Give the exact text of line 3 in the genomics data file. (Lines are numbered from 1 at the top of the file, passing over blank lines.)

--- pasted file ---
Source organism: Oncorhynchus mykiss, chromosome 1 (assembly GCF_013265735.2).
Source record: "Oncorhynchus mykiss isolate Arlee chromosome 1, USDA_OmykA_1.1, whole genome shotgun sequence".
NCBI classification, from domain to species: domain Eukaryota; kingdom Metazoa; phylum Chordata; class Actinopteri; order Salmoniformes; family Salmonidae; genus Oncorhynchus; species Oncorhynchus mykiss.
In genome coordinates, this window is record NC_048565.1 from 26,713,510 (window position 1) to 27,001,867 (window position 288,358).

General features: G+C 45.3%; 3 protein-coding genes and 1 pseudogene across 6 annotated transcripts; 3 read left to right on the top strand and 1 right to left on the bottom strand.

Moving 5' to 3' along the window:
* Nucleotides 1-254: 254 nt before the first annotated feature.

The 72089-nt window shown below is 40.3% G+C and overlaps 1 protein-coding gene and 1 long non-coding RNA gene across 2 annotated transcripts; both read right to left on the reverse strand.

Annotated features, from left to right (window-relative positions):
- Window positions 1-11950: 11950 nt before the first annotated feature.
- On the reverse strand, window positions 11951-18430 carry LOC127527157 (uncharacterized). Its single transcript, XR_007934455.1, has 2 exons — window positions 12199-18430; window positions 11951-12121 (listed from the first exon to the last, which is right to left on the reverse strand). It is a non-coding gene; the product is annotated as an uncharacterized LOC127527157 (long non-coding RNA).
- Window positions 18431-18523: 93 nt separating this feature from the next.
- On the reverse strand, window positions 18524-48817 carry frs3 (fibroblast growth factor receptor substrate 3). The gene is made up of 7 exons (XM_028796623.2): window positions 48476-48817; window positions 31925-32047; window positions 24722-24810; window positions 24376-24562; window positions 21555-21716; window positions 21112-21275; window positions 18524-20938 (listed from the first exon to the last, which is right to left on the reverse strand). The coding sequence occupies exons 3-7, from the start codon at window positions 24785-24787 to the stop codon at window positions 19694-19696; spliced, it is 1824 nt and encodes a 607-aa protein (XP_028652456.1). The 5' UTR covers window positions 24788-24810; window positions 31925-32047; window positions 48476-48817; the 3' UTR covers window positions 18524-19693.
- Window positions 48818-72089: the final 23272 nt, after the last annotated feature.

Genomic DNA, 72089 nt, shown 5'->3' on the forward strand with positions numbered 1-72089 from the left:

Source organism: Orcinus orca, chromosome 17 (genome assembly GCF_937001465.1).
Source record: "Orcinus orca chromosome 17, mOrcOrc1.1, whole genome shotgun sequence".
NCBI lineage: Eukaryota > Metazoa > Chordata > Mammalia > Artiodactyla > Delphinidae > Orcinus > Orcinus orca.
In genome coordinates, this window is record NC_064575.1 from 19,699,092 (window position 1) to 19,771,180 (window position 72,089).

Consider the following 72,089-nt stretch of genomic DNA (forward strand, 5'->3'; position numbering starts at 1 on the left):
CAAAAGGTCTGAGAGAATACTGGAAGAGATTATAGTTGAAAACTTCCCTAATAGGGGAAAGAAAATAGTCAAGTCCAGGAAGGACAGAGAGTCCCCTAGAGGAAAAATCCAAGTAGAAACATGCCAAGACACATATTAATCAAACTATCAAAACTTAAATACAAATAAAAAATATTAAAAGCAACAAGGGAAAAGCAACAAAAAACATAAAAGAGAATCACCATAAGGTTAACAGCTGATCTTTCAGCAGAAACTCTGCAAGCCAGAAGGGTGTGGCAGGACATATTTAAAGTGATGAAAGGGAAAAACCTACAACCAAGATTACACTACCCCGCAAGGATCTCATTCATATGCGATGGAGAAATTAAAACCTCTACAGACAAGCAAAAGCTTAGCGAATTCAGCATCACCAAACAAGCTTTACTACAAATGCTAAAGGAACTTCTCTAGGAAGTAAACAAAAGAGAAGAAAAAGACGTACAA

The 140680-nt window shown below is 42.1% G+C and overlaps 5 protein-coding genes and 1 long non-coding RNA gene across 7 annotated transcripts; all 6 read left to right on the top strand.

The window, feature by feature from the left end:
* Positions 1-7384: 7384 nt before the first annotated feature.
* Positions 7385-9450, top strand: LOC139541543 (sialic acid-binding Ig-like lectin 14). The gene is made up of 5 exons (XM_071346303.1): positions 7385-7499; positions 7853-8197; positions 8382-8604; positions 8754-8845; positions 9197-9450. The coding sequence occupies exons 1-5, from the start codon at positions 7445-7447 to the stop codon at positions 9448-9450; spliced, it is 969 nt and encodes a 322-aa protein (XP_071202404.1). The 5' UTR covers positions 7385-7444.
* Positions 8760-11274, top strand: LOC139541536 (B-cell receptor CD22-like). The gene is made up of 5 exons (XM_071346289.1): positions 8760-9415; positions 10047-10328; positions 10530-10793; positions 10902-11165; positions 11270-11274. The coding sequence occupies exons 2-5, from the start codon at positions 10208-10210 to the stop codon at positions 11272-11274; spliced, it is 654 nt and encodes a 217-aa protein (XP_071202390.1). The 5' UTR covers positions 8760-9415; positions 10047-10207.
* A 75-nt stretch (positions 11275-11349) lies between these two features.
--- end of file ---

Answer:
NCBI classification, from domain to species: domain Eukaryota; kingdom Metazoa; phylum Chordata; class Actinopteri; order Salmoniformes; family Salmonidae; genus Oncorhynchus; species Oncorhynchus mykiss.